The first photo is very similar to the original. It has one obvious modification. FYI, in addition there are slow changes in the color palette throughout the six photos. Photo’s #2 and #3 show changes in the sky (i.e., including clouds; changing lighting) to add some drama. Photo #4 changes the sky from clouds into something else, something with unusual striping – striping that might be suggestive of a cage. It is in Photo #4 where it appears as though the Ferris Wheel might be having structural problems. Photo #5 shows that a transparent structure surrounds parts of the Ferris Wheel. Why? Perhaps it is there to hold the wheel together. Photo #6 is the Ferris wheel as most everything lets loose and it seems to be flying apart as a result of some type of major gravitational (?)distortion. Notice that seats from the wheel are suddenly flying and the sizes have changed.
Tags: creativity, digitally manipulated images, Ese’s Weekly Shoot & Quote Challenge, Flowers, inspiration, macro photography, Rain on flowers, sources of inspiration
The reason I like your shoot and quote challenges is that they often offer me an opportunity to think outside of the box. The challenge asks for the sources of our inspiration. There are plenty of answers to that question — everything from beauty, to grace, to patterns, to symmetry, to humor, to pathos, to joy, to the unexpected juxtaposition and on and on and on. It is pretty easy for me to find things to photograph.
One of my many sources of inspiration is the one demonstrated here — it is the ability that the digital darkroom offers me to take a photograph and use it as the beginning of a flight of fantasy with more than a dollop of whimsy. Thus it is both the photo and the power of the software tools at hand that together make one of the sources of inspiration for my photography and my contribution to Ese’ s Weekly Shoot & Quote Challenge – Inspiration.
Thought is the wind, knowledge the sail, and mankind the vessel.
~ Augustus Hare
Tags: Clematis, digitally manipulated images, Flowers, Iris, macro photography, Magnolia, Nature Photography, Purple
Purple is one of those colors that I have often had a hard time with. By this I mean that a color that I might think of as purple other’s might think of as a blue or a pink. In the interest of presenting evidence of my honest confusion, here are four photos of flowers (one with considerable whimsy) in “The Color(s) Purple” for Cee’s Fun Photo Challenge. The first photo is from a neighbors’ garden; the next three are from our garden (all taken in Maple Bluff, Wisconsin where we still await a true warm spell).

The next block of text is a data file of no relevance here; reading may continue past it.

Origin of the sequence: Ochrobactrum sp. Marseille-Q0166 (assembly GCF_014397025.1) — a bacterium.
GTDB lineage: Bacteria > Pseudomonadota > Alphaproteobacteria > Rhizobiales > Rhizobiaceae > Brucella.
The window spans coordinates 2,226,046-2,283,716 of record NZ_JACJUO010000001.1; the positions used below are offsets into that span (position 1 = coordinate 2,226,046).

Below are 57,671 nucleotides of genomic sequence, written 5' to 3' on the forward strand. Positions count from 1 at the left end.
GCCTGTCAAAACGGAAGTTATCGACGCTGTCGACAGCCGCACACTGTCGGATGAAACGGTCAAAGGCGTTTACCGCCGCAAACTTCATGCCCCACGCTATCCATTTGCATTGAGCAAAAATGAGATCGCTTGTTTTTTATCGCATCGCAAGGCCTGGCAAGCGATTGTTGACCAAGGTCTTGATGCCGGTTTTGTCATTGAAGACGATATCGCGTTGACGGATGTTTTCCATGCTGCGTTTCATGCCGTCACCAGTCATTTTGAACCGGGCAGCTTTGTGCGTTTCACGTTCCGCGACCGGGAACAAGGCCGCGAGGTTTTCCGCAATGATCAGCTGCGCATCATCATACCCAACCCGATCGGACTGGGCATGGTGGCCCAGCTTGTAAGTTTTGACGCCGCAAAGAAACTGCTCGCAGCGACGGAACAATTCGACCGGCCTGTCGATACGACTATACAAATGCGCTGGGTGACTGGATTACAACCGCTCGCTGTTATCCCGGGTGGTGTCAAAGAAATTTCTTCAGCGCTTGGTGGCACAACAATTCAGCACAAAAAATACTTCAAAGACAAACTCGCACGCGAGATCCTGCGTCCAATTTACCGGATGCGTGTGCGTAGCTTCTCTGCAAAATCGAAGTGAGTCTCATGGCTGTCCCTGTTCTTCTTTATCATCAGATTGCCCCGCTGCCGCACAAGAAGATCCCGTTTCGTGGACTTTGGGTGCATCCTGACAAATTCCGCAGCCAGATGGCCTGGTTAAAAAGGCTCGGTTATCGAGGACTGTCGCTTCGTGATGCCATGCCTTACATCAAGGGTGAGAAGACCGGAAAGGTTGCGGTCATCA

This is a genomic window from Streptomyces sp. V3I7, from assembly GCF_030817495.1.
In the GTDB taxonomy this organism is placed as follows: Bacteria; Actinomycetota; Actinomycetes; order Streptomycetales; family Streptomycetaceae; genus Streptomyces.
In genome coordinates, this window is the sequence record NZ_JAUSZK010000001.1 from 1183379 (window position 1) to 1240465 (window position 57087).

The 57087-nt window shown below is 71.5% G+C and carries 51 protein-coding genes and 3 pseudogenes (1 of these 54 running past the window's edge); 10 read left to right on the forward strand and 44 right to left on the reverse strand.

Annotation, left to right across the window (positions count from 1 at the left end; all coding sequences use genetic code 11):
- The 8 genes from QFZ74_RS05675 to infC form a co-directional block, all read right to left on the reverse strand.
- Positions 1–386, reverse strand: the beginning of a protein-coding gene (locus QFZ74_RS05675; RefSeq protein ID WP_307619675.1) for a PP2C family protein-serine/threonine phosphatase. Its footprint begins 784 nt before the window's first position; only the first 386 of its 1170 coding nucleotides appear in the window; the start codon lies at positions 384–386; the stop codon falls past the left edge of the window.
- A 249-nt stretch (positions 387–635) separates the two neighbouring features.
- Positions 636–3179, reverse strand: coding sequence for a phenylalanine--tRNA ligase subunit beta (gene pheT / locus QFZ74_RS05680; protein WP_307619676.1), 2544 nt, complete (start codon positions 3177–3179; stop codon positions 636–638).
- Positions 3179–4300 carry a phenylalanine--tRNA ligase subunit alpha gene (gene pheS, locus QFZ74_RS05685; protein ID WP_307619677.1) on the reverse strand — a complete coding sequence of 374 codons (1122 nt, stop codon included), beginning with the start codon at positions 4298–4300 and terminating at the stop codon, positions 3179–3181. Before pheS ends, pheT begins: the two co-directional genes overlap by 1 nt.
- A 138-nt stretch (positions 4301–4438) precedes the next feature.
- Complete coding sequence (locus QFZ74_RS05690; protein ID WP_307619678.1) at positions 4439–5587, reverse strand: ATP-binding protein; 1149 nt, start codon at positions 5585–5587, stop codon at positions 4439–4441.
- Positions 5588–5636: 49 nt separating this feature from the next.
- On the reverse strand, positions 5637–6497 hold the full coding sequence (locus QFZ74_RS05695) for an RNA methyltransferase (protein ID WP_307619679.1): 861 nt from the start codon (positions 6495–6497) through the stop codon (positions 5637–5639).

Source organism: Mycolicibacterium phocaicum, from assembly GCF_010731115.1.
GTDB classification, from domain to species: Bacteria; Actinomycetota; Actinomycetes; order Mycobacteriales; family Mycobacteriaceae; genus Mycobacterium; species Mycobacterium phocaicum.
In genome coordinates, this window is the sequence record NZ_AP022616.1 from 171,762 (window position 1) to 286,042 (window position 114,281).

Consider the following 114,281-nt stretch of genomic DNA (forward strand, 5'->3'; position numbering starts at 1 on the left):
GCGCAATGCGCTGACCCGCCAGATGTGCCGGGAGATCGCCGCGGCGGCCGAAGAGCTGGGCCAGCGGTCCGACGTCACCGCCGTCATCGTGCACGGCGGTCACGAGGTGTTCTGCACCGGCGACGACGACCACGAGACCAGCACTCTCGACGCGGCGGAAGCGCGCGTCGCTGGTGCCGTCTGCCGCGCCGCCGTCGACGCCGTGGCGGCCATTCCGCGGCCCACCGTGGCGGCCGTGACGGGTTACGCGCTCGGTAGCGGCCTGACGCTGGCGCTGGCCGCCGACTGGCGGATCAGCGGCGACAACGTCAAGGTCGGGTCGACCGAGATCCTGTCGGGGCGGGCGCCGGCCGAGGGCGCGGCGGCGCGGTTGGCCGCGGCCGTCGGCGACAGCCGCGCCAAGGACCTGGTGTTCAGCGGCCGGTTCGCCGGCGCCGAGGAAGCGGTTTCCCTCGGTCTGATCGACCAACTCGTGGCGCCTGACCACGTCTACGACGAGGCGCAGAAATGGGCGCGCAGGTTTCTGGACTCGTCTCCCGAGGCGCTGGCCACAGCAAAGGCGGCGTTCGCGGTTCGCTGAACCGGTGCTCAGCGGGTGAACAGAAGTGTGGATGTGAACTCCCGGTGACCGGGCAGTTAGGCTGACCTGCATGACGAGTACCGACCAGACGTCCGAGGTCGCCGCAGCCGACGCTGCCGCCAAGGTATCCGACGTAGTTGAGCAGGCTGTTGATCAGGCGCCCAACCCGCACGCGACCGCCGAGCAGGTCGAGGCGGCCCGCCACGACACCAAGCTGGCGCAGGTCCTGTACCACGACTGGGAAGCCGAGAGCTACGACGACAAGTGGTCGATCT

Tags: postaday, Weekly Photo Challenge: Perspective
Perspective is critical in photography for lots of reasons. Most critically, it is how you tell your story. The name of this blog, Points-of-View, could easily be translated as “perspectives.”
Below is a photo of part of a light that hangs outside of the garage at my father-in-law’s home in Minot, North Dakota. To most people, a casual glance at the photo doesn’t seem to show much that is very interesting.
If you were to have been where I was when I was photographing this garage light, you might have known that the garage light had a secret that could be better shown by a slight adjustment in my perspective (moving down and to the right, as well as zooming in a bit). Fortunately, it was a nearly windless day and nothing at all moved on to or off of the lamp as I changed my perspective to give another take on the light or rather …
the dragonfly resting on it. Sorry about the title of this post. If you only saw a garage light and not the dragonfly it might have been because the title “primed the pump” that is your mind. In other words, you were told to expect to see a garage light and that is all you looked for or saw. This is something to discuss at another time, but it is fascinating stuff.
Another way to change perspective is through the use of the tools of the digital tool box. Obviously cropping is one of the more important tools readily available to photographers. Other tools can be used to change, for good or ill, the look of one’s photo. The following is an example of how the use of filters (in this case software filters from Tiffen’s Dfx 3 collection) can change the mood, and thus the perspective of a photo.